(c) These three, Is, Was, and Shall be, signify the word
Jehovah, which is the proper name for God.
(4) That is, from the Holy Spirit who proceeds from the Father
and the Son. This Spirit is one in person according to his
subsistence: but in communication of his power, and in
demonstration of his divine works in those seven churches,
perfectly manifests himself as if there were many spirits,
every one perfectly working in his own church. Which is
why in (Re 5:6) they are called the seven horns and
seven eyes of the Lamb, as if to say, as his most absolute
power and wisdom. In (Re 3:1) Christ is said to have
those seven spirits of God, and in (Re 4:5) it is
said that seven lamps burn before his throne, which also
are those seven spirits of God. That this place ought to
be so understood, it is thus proved. For first, grace and
peace is asked by prayer from this Spirit, which is a
divine work, and an action incommunicable in respect to
God. Secondly, he is placed between the Father and the
Son, as set in the same degree of dignity and operation
with them, besides, he is before the throne, as of the same
substance with the Father and the Son: as the seven eyes
and seven horns of the Lamb. Moreover, these spirits are
never said to adore God, as all other things are. Finally,
this is the power by which the Lamb opened the book, and
loosed the seven seals of it, when no one could be found
among all creatures by whom the book might be opened
(Re 5:1-10 ); Of these things long ago Master John
Luide of Oxford wrote to me. Now the Holy Spirit is named
before Christ because a long speech about Christ follows.
(d) These are the seven spirits, which are later called the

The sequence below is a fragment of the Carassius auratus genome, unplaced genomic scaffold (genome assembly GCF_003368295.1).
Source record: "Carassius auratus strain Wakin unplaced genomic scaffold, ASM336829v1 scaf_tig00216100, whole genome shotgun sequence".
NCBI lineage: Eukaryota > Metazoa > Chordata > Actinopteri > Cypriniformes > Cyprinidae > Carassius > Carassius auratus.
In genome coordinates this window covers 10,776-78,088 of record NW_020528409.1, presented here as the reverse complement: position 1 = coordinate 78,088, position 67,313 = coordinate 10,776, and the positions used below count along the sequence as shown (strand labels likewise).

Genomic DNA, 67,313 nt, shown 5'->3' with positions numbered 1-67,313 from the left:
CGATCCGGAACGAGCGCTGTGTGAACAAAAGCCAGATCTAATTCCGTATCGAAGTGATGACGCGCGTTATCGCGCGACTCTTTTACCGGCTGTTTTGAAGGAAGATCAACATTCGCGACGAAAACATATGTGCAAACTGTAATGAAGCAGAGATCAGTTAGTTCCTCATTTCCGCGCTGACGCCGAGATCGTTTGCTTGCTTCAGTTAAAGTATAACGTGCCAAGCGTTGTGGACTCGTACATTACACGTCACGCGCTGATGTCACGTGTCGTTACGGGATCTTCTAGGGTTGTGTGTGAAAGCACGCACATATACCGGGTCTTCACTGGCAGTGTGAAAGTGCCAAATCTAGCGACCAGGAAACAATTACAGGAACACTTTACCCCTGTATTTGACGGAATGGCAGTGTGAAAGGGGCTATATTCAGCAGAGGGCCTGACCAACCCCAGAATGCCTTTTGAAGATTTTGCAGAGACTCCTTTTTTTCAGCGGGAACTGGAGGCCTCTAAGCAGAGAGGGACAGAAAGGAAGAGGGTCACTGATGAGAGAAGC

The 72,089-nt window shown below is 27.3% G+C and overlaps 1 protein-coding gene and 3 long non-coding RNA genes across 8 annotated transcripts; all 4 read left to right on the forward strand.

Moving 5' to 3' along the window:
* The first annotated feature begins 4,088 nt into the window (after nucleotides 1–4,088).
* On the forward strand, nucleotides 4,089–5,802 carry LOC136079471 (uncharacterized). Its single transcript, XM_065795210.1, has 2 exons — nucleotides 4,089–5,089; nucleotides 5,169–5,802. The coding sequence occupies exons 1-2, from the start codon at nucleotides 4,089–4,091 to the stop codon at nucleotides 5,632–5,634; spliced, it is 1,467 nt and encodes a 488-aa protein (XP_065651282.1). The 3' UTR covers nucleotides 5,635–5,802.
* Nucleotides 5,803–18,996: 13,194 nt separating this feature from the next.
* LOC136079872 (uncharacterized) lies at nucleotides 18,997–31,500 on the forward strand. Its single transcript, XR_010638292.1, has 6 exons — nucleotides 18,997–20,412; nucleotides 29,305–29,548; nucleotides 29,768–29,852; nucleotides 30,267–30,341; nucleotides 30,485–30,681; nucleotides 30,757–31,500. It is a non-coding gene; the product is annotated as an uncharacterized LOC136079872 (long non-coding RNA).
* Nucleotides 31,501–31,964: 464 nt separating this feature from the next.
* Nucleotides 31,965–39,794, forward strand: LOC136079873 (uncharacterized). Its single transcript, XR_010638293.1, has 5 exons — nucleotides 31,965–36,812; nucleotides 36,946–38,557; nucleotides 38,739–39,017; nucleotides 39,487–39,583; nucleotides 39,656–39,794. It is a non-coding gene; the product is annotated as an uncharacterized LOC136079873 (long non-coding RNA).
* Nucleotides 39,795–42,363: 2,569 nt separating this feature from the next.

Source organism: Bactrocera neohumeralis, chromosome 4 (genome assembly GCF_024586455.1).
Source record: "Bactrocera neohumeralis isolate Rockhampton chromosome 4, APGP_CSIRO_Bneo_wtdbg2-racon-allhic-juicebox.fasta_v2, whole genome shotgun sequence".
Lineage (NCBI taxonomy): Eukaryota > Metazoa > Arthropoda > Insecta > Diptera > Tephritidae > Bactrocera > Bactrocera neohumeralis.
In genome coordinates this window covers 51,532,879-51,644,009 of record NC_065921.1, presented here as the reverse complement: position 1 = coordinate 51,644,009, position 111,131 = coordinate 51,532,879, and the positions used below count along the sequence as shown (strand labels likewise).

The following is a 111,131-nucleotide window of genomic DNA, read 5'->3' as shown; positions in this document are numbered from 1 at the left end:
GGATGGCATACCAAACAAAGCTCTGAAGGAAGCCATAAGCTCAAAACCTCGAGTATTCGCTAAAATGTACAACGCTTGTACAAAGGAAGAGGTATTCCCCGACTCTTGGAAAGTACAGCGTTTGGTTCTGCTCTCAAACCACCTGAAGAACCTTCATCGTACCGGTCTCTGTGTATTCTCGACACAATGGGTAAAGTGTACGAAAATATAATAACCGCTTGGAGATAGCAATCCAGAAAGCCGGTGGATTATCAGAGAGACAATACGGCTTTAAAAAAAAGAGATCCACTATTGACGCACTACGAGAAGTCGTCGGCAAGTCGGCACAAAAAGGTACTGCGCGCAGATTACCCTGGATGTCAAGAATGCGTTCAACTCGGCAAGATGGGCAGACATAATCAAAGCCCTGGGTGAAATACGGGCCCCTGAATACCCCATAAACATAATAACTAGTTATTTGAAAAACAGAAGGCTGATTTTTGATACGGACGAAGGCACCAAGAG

horns and eyes of the Lamb in (Re 5:6) and are now
acting as a guard waiting on God.
1:5 And from Jesus Christ, 5 [who is] the faithful witness,
[and] the first begotten of the dead, and the prince of the
kings of the earth. Unto him that loved us, and washed us
from our sins in his own blood,
(5) A most ample and honourable commendation of Christ, first from
his offices of the priesthood and kingdom: secondly from
his benefits, as his love toward us, and washing us with
his blood, in this verse, and communication of his kingdom
and priesthood with us: thirdly, from his eternal glory and
power, which is always to be celebrated by us; (Re 1:6)
Finally, from the accomplishment of all things once to be
effected by him, at his second coming, at which time he
shall openly destroy the wicked, and comfort the godly in
the truth; (Re 1:7).
1:7 Behold, he cometh with clouds; and every e eye shall see
him, and they [also] which pierced him: and all kindreds of
the earth shall wail because of him. Even so, Amen.
(e) All men.
1:86 I am f Alpha and Omega, the beginning and the ending,
saith the Lord, which is, and which was, and which is to
come, the Almighty.
(6) A confirmation of the greeting earlier, taken from the
words of God himself: in which he affirms his operation in
every single creature, the immutable eternity that is in
himself, and his omnipotence in all things: and concludes
in the unity of his own essence, that Trinity of persons
which was spoken of before.
(f) I am he before whom there was nothing, indeed, by whom
everything that is made, was made: and I shall remain
though everything else should perish.
1:97 I John, who also am your brother, and companion in
tribulation, and in the kingdom and patience of Jesus
Christ, was in the isle that is g called Patmos, for the
word of God, and for the testimony of Jesus Christ.
(7) The narration, opening the way to the declaring of the
authority and calling of John the evangelist in this
singular revelation, and to procure faith and credit to
this prophecy. This is the second part of this chapter,
consisting of a proposition, and an exposition. The
proposition shows, in (Re 1:9) first who was called to